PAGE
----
After one's individuality is sublimated, one becomes receptive to the fainter but deeper universal voices under the auspices of Shravana.

Whatever we have learnt from our receptivity in Shravana, is used for working in tune with the rhythm of the universal mind, as symbolized by Dhanishta. This often bestows wealth, abundance and fulfillment on all levels.

After one has enjoyed the abundance, there is a longing for something even more fulfilling. This catharasis takes place in Shatabisha, a place where one ponders over the question of existence itself.

This questioning ultimately leads one to severe penance and austerities under the influence of Purvabhadrapada. One is ready to sacrifice everything on a material, mental and emotional plane, in order to gain the ultimate knowledge.

This real path to gaining this knowledge is shown in Uttarabhadrapada, which shows that the ultimate wisdom and knowledge can be gained through easier, milder and more peaceful means This is where the understanding of the middle-way or the middle-path comes into being.

The following of the middle way finally leads to attainment of complete enlightenment under the care of Revati, the final nakshatra. All dualities, complexities, philosophies, actions and reactions merge in the celestial ocean represented by Revati, and like Vishnu, one rises above this ocean free form all of them."

It goes without saying, that for most people, the stages represented by the nakshatras, hold more meaning, depending on those nakshatras which are occupied by the planets or ascendant in an individual's horoscope. Especially in today's out-of-balance society, the ideal path outlined by the nakshatras, as described above, only applies partially to the majority of us.

Nakshatras, however, still from the core of understanding a nativity, for example, if a learned astrologer sees a chart with Aquarius rising on the ascendant and goes about making a character sketch of the native on the basis of the general traits of Aquarius as a sign, they would find that their derivations are too general, non-specific and even completely wrong in some aspects. This is because Aquarius carries energies of three nakshatras - Dhanishta, Shatabhisha and Purvabhadrapada - all of which have totally different nature, characteristics and functionings. The same applies to all the planetary placements.

One cannot expect a person to have an amiable and harmonizing nature just because their Moon is posited in the sign Libra. This would be the case if the Moon was placed in the Swati part of Libra, but the scenario would be entirely different if Moon was placed in the relatively more complicated nakshatra, Vishakha.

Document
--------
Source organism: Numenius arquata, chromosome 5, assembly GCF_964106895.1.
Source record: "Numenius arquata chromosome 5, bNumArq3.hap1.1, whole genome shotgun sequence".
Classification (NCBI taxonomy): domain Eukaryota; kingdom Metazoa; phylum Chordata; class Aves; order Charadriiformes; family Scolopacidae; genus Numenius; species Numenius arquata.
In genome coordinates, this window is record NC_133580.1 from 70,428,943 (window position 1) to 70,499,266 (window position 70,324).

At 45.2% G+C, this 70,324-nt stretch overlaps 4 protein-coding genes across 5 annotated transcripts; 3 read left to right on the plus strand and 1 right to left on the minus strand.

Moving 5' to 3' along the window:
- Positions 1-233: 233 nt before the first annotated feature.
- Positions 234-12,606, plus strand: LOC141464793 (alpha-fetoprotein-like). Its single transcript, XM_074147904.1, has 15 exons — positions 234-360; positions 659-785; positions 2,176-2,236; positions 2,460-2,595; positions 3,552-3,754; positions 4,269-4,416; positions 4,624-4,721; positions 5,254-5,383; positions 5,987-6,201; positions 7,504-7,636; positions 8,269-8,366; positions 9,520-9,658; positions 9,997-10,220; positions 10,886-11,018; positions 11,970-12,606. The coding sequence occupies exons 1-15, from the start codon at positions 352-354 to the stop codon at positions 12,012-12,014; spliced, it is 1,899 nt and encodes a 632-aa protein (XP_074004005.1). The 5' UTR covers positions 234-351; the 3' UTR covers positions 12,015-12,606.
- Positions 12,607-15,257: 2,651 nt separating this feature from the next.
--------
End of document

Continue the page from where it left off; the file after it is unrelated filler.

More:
In this work, the study of each Nakshatra has been divided into 23 sections, which simplifies the process of dealing with the multifarious aspects of their functionings.

It is the author's hope, that this work will fuel further research on these cosmic transmitters and in time we would be able to attain the clear and complete understanding, which our forefathers possessed.

Back of the Book

Prash Trivedi represents a new generation of truly global individuals emerging out of the merging of the east and the west. His credits include a best selling work on the Lunar Nodes. At present he is a London based astrocounselor and musician involved in a wide range of creative projects.

It is common knowledge that the 12 star-signs map the sky and set the stage for the drama of life. This book expands this awareness manifold by revealing that it is the 27 constellations, and not the 12 signs, which truly map the ecliptic and provide the celestial backdrop for affairs on earth. Instead of taking away form the widely recognized meanings and significations of the 12 signs, they enrich them with a whole new depth of perspective and interpretation.

These 27 cosmic transmitters were known to most ancients across the globe, as the celestial quarters of the gods. Their knowledge, however, has been most well preserved in the Vedic heritage of India, where they are known as Nakshatras. In addition to containing a 23 pronged dissection of these celestial portals, this work contains 27 colored picture images that capture the functionings of these constellations in a way that words cannot. It is our hope that you will enjoy this cosmic journey as much as we have enjoyed making it available to you.

 

Contents

 

S. No. Description Page No.
  Introduction VII
1 Ashvini 1
2 Bharani 19
3 Krittika 35
4 Rohini 51
5 Mrigashira 67
6 Ardra 83
7 Punarvasu 101
8 Pushya 117
9 Ashlesha 135
10 Magha 151
11 Purvaphalguni 167
12 Uttaraphalguni 183
13 Hasta 199
14 Chitra 215
15 Swati 231
16 Vishakha 247
17 Anuradha 263
18 Jyeshta 279
19 Mula 297
20 Purvashadha 315
21 Uttarashadha 331
22 Shravana 347
23 Dhanishta 365
24 Shatabhisha 383
25 Purvabhadrapada 401
26 Uttarabhadrapada 419
27 Revati 435
  Abhijit 453
  Example Charts 455
  Afterword 483
  Bibliography 484
  Sexual Compatibility Table 485
  Marriage Compatibility Table 486
  OSFA 488